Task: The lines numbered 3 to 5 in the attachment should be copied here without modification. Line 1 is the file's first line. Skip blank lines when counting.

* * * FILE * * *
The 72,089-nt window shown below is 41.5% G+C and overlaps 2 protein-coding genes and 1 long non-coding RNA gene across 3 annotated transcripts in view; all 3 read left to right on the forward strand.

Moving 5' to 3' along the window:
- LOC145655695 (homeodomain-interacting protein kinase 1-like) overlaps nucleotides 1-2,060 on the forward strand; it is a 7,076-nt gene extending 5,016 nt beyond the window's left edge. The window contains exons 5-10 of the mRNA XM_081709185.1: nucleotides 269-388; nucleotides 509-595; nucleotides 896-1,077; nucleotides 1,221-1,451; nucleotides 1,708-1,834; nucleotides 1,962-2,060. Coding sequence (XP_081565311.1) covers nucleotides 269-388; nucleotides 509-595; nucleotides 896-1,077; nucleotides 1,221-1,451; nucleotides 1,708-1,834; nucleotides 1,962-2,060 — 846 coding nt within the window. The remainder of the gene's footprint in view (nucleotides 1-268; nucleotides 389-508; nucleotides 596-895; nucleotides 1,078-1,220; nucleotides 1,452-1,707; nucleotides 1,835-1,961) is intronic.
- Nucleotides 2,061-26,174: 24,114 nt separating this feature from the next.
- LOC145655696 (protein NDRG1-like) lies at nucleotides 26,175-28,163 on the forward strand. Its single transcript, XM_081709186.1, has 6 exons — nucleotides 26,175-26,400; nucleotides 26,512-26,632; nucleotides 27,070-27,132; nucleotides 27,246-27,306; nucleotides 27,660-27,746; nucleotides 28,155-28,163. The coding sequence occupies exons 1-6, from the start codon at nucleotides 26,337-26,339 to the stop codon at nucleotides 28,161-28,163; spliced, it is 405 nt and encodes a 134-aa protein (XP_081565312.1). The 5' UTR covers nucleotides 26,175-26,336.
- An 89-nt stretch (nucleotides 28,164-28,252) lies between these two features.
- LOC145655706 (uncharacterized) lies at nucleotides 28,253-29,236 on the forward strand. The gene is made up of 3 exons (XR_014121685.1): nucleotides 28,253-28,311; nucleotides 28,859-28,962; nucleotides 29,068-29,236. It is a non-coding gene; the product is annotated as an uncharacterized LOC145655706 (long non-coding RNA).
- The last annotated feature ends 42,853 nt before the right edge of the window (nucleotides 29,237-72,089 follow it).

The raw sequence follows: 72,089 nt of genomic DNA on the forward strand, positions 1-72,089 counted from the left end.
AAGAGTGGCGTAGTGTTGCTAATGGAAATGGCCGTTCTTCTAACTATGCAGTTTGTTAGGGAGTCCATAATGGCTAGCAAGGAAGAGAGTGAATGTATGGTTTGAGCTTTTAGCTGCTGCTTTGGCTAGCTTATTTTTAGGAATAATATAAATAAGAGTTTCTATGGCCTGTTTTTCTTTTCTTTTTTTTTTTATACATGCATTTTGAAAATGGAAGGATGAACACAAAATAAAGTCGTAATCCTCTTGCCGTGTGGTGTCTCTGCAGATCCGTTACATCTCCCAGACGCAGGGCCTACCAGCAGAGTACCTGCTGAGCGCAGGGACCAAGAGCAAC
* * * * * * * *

- LOC145655695 (homeodomain-interacting protein kinase 1-like) overlaps nucleotides 1-2,060 on the forward strand; it is a 7,076-nt gene extending 5,016 nt beyond the window's left edge. The window contains exons 5-10 of the mRNA XM_081709185.1: nucleotides 269-388; nucleotides 509-595; nucleotides 896-1,077; nucleotides 1,221-1,451; nucleotides 1,708-1,834; nucleotides 1,962-2,060. Coding sequence (XP_081565311.1) covers nucleotides 269-388; nucleotides 509-595; nucleotides 896-1,077; nucleotides 1,221-1,451; nucleotides 1,708-1,834; nucleotides 1,962-2,060 — 846 coding nt within the window. The remainder of the gene's footprint in view (nucleotides 1-268; nucleotides 389-508; nucleotides 596-895; nucleotides 1,078-1,220; nucleotides 1,452-1,707; nucleotides 1,835-1,961) is intronic.
- Nucleotides 2,061-26,174: 24,114 nt separating this feature from the next.
- LOC145655696 (protein NDRG1-like) lies at nucleotides 26,175-28,163 on the forward strand. Its single transcript, XM_081709186.1, has 6 exons — nucleotides 26,175-26,400; nucleotides 26,512-26,632; nucleotides 27,070-27,132; nucleotides 27,246-27,306; nucleotides 27,660-27,746; nucleotides 28,155-28,163. The coding sequence occupies exons 1-6, from the start codon at nucleotides 26,337-26,339 to the stop codon at nucleotides 28,161-28,163; spliced, it is 405 nt and encodes a 134-aa protein (XP_081565312.1). The 5' UTR covers nucleotides 26,175-26,336.